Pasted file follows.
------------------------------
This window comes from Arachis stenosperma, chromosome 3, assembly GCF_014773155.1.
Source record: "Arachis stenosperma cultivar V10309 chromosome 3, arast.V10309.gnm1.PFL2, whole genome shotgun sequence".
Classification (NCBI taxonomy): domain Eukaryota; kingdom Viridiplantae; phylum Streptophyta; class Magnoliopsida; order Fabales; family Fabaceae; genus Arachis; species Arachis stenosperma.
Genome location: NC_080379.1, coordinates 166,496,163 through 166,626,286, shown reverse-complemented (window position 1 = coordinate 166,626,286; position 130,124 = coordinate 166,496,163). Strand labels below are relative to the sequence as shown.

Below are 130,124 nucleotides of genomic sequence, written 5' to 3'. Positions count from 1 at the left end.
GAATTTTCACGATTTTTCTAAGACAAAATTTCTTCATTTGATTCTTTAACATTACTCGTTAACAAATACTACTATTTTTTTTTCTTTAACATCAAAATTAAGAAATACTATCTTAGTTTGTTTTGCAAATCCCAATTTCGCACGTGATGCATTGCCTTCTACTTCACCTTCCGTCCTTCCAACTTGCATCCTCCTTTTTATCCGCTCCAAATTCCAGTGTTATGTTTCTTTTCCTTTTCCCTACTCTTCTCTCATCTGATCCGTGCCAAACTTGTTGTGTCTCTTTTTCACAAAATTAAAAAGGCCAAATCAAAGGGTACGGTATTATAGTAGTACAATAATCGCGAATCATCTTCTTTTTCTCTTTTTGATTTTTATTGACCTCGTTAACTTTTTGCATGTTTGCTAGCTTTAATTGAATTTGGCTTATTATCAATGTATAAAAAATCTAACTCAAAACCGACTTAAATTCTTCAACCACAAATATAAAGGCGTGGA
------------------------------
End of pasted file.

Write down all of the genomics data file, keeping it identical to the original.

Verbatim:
This window comes from Arachis stenosperma, chromosome 3, assembly GCF_014773155.1.
Source record: "Arachis stenosperma cultivar V10309 chromosome 3, arast.V10309.gnm1.PFL2, whole genome shotgun sequence".
Classification (NCBI taxonomy): domain Eukaryota; kingdom Viridiplantae; phylum Streptophyta; class Magnoliopsida; order Fabales; family Fabaceae; genus Arachis; species Arachis stenosperma.
Genome location: NC_080379.1, coordinates 166,496,163 through 166,626,286, shown reverse-complemented (window position 1 = coordinate 166,626,286; position 130,124 = coordinate 166,496,163). Strand labels below are relative to the sequence as shown.

Below are 130,124 nucleotides of genomic sequence, written 5' to 3'. Positions count from 1 at the left end.
GAATTTTCACGATTTTTCTAAGACAAAATTTCTTCATTTGATTCTTTAACATTACTCGTTAACAAATACTACTATTTTTTTTTCTTTAACATCAAAATTAAGAAATACTATCTTAGTTTGTTTTGCAAATCCCAATTTCGCACGTGATGCATTGCCTTCTACTTCACCTTCCGTCCTTCCAACTTGCATCCTCCTTTTTATCCGCTCCAAATTCCAGTGTTATGTTTCTTTTCCTTTTCCCTACTCTTCTCTCATCTGATCCGTGCCAAACTTGTTGTGTCTCTTTTTCACAAAATTAAAAAGGCCAAATCAAAGGGTACGGTATTATAGTAGTACAATAATCGCGAATCATCTTCTTTTTCTCTTTTTGATTTTTATTGACCTCGTTAACTTTTTGCATGTTTGCTAGCTTTAATTGAATTTGGCTTATTATCAATGTATAAAAAATCTAACTCAAAACCGACTTAAATTCTTCAACCACAAATATAAAGGCGTGGA